Ryanair tells pilots that passenger safety fears letter is ‘gross misconduct’
Budget airline Ryanair pilots have been told not to sign a letter to airline regulators expressing concern that the airline’s employment practices could jeopardise passenger safety.
In a memo staff were told they would be guilty of “gross misconduct” and “liable for dismissal” if they signed the letter to the Irish Aviation Authority that regulates Ryanair. The letter was drawn up by the Ryanair Pilot Group (RPG), which represents captains and co-pilots working for the airline but is not recognised by the company.
It warned that the “confusing, uncertain and unpredictable employment situation” at Ryanair was becoming “an increasing distraction in daily flight operations”. It added that it was causing “stress and worry” for pilots and had implications for safety.
Ryanair responded to the letter by warning that any pilot who signed it could be dismissed. “If the Ryanair Pilot Group want to make inaccurate or false claims about non-safety issues they are free to do so, but we will not allow Ryanair’s safety to be defamed by this pilots’ union,” the airline’s chief pilot Ray Conway wrote.
“Please note that any Ryanair pilot who participates in this so-called safety petition will be guilty of gross misconduct and will be liable for dismissal.”
The RPG organised the letter amid concerns that the airline was making the majority of its pilots self-employed. Under the scheme, pilots sign a contract binding them to fly exclusively for Ryanair – but not as employees.
The pilots are then paid for the work they do but have to pay for all their own expenses, including uniforms, identity cards, transport and hotel accommodation. The contracted pilots have no pension scheme or medical insurance unless they set it up themselves.
One Ryanair pilot said that the company was protected because they could claim that pilots had a legal and moral obligation not to fly if they do not think they are capable. But they added: “People are human and if you’re not going to be paid [if you don’t fly] you might think ‘I can do this, I’m fine. I’ll just get on with it’. You should not have a safety culture based on fear.”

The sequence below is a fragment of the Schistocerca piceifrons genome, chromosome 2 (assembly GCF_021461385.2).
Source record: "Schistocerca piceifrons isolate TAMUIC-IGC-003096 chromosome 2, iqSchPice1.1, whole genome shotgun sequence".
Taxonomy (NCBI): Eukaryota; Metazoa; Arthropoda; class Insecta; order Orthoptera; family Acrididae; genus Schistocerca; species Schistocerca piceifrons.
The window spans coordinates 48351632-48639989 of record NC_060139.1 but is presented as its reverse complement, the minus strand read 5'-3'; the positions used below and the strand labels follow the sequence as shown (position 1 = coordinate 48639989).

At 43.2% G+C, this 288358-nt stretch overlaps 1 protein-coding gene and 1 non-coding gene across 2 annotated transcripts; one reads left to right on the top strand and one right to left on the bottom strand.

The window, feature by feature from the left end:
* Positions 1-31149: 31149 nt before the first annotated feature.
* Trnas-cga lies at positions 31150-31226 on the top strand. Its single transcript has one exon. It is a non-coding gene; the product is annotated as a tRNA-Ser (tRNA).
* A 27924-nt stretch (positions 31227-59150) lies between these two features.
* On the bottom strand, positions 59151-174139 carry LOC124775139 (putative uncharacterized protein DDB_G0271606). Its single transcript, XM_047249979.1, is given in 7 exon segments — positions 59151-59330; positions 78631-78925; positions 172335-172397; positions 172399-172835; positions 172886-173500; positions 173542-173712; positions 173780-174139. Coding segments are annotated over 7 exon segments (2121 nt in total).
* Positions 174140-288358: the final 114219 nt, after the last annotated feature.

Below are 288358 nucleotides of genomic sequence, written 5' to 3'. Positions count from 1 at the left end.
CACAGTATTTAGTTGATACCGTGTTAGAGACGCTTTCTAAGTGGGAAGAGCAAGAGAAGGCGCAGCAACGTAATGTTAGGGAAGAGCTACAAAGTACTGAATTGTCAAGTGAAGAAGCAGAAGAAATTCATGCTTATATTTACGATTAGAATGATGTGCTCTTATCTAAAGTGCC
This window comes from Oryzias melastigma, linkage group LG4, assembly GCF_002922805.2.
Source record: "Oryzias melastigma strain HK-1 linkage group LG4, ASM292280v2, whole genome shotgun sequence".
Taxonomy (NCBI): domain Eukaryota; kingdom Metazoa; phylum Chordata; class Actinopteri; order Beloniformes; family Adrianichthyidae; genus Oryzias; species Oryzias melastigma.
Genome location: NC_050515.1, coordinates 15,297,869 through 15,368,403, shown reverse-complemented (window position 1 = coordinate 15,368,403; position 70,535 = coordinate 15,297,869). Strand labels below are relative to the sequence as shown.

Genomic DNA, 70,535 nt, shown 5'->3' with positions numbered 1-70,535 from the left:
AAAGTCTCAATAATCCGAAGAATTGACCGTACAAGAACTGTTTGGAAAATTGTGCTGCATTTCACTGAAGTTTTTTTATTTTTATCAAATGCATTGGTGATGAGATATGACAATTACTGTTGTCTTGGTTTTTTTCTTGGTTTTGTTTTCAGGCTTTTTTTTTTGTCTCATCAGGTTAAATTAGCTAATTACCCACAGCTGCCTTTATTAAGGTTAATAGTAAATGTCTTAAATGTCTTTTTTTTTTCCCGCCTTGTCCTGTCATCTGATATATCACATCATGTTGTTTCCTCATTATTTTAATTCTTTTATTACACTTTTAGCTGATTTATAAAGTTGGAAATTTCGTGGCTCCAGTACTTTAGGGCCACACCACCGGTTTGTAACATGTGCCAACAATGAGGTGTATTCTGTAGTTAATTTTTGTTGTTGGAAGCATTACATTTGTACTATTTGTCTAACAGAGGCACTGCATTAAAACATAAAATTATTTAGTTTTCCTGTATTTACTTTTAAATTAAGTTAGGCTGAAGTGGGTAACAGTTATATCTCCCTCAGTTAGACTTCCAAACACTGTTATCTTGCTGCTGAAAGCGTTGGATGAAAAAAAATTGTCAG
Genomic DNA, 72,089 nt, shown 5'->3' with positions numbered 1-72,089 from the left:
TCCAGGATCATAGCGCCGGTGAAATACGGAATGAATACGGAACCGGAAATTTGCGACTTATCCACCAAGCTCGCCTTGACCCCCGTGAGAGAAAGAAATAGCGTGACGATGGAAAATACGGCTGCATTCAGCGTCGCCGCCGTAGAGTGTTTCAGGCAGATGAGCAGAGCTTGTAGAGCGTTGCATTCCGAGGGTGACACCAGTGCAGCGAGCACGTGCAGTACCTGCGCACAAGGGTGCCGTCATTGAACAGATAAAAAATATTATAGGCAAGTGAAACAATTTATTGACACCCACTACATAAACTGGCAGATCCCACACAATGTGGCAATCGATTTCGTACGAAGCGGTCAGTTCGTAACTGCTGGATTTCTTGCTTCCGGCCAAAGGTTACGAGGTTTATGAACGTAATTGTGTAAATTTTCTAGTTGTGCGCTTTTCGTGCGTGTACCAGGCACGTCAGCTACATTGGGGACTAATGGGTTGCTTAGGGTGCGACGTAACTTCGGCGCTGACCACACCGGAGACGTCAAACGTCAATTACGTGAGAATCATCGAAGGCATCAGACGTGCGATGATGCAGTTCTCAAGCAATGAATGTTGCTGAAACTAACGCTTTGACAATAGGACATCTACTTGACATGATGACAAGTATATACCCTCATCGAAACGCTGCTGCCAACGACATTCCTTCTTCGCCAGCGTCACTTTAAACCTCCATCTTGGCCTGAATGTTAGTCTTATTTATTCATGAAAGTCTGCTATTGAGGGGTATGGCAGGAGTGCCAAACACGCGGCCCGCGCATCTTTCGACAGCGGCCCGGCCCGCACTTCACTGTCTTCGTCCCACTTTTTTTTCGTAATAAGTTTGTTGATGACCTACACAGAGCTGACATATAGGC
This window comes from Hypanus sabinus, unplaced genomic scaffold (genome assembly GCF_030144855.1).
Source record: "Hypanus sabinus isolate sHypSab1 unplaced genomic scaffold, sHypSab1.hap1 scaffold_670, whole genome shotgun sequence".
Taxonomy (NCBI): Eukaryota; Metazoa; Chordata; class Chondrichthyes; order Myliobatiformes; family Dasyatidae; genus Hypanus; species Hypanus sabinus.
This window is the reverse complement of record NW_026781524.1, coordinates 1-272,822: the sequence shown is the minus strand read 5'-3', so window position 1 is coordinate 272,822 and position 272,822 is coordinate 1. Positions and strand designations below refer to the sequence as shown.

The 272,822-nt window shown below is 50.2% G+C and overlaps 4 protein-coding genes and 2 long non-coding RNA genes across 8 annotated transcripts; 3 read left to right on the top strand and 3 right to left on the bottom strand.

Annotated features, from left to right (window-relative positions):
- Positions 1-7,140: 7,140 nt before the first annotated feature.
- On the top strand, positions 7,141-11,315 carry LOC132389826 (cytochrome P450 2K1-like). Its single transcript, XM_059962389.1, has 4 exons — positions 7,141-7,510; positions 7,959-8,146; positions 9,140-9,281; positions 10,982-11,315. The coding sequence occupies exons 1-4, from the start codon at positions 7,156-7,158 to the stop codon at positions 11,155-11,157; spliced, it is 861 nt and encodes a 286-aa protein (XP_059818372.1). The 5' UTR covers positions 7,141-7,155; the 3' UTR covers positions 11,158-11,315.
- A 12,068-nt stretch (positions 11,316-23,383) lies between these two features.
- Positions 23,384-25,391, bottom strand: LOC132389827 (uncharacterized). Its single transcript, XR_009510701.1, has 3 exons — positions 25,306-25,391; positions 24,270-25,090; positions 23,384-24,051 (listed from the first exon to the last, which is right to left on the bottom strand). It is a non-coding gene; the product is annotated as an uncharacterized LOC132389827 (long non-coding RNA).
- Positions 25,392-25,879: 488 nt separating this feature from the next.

David Learmount, operations and safety editor of Flight International magazine and an expert on aviation, said:“Ryanair are pushing their luck on human factors when they employ pilots like a warlord employs mercenaries. There is the worry that if they are self-employed that might place additional pressures on them to work even if, for any number of reasons, they might not feel entirely fit to do so.”
The RPG has now written to the Irish Aviation Authority, which regulates Ryanair, to express its concerns over the memo. “[We are] extremely concerned by some of the rhetoric used in this memo and also by the implicit attempt to constrain the reporting of safety related concerns,” they said in a letter to Kevin Humphreys, Director of Safety Regulation.
“Voicing concerns about safety and petitioning any government agency about those concerns is legal, necessary and in line with every pilot’s legal obligations to report those kinds of concerns when they arise.”
In response to the latest allegations, a Ryanair spokesman said: “We do not comment on anonymous, unsigned letters from internet trolls funded by the European Cockpit Association.” He added it was “rubbish” that contract pilots might feel under pressure to work even if they were ill.
“Contract pilots regularly report in sick when they feel they are not fit to fly and we maintain a daily roster for standby pilots for precisely this reason,” he said. “This false claim was previously investigated and dismissed by the Irish Aviation Authority.”